A procedure for freezing tumors offers new hope for victims of liver cancer - one of the deadliest forms of the disease - and may also be useful against prostate cancer, a scientist says.
Of 30 liver cancer patients who underwent the procedure, six are disease-free, said Dr. Gary Onik of Pittsburgh's Presbyterian Hospital. His work was reported Tuesday at the 76th Scientific Assembly and Annual Meeting of the Radiological Society of North America.The technique, called cryosurgery, can destroy tumors next to major blood vessels without destroying normal tissues nearby, Onik said.
Onik and colleagues also have tested the ultrasound-guided probes that freeze cancerous tumors with liquid nitrogen on seven prostate cancer patients. Of those patients, no complications have resulted, Onik said.
Onik said the technique can benefit patients whose cancer is caught before it affects the whole liver. He said radiation and chemotherapy are ineffective against liver cancer.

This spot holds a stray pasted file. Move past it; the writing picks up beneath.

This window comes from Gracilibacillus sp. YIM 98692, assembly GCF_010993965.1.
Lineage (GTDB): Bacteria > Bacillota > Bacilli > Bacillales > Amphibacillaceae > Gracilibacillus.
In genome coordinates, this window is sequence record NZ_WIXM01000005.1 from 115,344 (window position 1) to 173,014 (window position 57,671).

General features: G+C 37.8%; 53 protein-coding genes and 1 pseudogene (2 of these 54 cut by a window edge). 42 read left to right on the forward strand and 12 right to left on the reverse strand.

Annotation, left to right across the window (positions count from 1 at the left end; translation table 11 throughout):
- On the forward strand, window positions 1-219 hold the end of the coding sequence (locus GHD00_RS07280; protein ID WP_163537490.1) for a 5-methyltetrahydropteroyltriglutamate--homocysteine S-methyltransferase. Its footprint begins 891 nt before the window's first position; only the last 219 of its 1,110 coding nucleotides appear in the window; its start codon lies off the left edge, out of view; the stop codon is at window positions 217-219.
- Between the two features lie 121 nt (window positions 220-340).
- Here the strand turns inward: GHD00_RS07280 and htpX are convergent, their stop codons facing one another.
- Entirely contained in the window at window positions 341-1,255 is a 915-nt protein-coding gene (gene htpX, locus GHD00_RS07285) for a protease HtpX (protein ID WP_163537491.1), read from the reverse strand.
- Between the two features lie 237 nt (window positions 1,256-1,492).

"Everybody we worked on by definition couldn't be helped any other way," Onik said.
The patients who are disease-free have survived an average of 29 months, with the longest five years, he said. Survival for the other patients has averaged 22 months, and two whose cancer has come back are still alive, he said.
The projected survival among comparable liver cancer patients who don't use cryosurgery is six to nine months, Onik said.
Dr. Andrew Gage, deputy director of the Roswell Park Cancer Institute in Buffalo, N.Y., said Onik's technique offers hope to patients who otherwise would be lost.